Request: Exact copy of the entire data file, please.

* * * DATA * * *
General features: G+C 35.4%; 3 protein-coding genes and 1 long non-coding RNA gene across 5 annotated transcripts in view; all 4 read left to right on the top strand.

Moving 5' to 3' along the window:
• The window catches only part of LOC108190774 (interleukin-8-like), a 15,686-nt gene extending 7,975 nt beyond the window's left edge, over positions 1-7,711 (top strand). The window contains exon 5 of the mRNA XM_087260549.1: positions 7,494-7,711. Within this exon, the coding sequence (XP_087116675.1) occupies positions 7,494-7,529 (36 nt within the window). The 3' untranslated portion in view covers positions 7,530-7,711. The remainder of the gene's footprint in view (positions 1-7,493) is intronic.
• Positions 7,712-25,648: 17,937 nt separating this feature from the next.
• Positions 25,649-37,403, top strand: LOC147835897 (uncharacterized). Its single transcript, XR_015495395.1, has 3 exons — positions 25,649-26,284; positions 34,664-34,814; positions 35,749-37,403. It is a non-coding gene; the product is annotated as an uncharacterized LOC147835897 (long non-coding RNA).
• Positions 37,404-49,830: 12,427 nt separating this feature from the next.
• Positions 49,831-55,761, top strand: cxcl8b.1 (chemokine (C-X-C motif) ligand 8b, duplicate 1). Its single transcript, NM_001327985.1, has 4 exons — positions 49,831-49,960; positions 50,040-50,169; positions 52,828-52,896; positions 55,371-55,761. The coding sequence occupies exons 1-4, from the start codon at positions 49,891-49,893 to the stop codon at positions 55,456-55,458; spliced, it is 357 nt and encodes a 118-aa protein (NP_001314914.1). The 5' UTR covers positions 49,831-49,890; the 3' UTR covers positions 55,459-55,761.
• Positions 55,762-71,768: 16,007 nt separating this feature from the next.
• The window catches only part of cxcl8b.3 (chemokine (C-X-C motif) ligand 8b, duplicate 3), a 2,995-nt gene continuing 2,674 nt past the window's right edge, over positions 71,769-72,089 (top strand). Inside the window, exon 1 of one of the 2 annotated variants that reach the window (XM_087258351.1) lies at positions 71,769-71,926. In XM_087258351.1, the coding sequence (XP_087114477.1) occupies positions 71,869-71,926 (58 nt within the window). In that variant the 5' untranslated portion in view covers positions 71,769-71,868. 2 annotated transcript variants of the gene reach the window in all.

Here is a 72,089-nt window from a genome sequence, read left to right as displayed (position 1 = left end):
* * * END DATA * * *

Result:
General features: G+C 35.4%; 3 protein-coding genes and 1 long non-coding RNA gene across 5 annotated transcripts in view; all 4 read left to right on the top strand.

Moving 5' to 3' along the window:
• The window catches only part of LOC108190774 (interleukin-8-like), a 15,686-nt gene extending 7,975 nt beyond the window's left edge, over positions 1-7,711 (top strand). The window contains exon 5 of the mRNA XM_087260549.1: positions 7,494-7,711. Within this exon, the coding sequence (XP_087116675.1) occupies positions 7,494-7,529 (36 nt within the window). The 3' untranslated portion in view covers positions 7,530-7,711. The remainder of the gene's footprint in view (positions 1-7,493) is intronic.
• Positions 7,712-25,648: 17,937 nt separating this feature from the next.
• Positions 25,649-37,403, top strand: LOC147835897 (uncharacterized). Its single transcript, XR_015495395.1, has 3 exons — positions 25,649-26,284; positions 34,664-34,814; positions 35,749-37,403. It is a non-coding gene; the product is annotated as an uncharacterized LOC147835897 (long non-coding RNA).
• Positions 37,404-49,830: 12,427 nt separating this feature from the next.
• Positions 49,831-55,761, top strand: cxcl8b.1 (chemokine (C-X-C motif) ligand 8b, duplicate 1). Its single transcript, NM_001327985.1, has 4 exons — positions 49,831-49,960; positions 50,040-50,169; positions 52,828-52,896; positions 55,371-55,761. The coding sequence occupies exons 1-4, from the start codon at positions 49,891-49,893 to the stop codon at positions 55,456-55,458; spliced, it is 357 nt and encodes a 118-aa protein (NP_001314914.1). The 5' UTR covers positions 49,831-49,890; the 3' UTR covers positions 55,459-55,761.
• Positions 55,762-71,768: 16,007 nt separating this feature from the next.
• The window catches only part of cxcl8b.3 (chemokine (C-X-C motif) ligand 8b, duplicate 3), a 2,995-nt gene continuing 2,674 nt past the window's right edge, over positions 71,769-72,089 (top strand). Inside the window, exon 1 of one of the 2 annotated variants that reach the window (XM_087258351.1) lies at positions 71,769-71,926. In XM_087258351.1, the coding sequence (XP_087114477.1) occupies positions 71,869-71,926 (58 nt within the window). In that variant the 5' untranslated portion in view covers positions 71,769-71,868. 2 annotated transcript variants of the gene reach the window in all.

Here is a 72,089-nt window from a genome sequence, read left to right as displayed (position 1 = left end):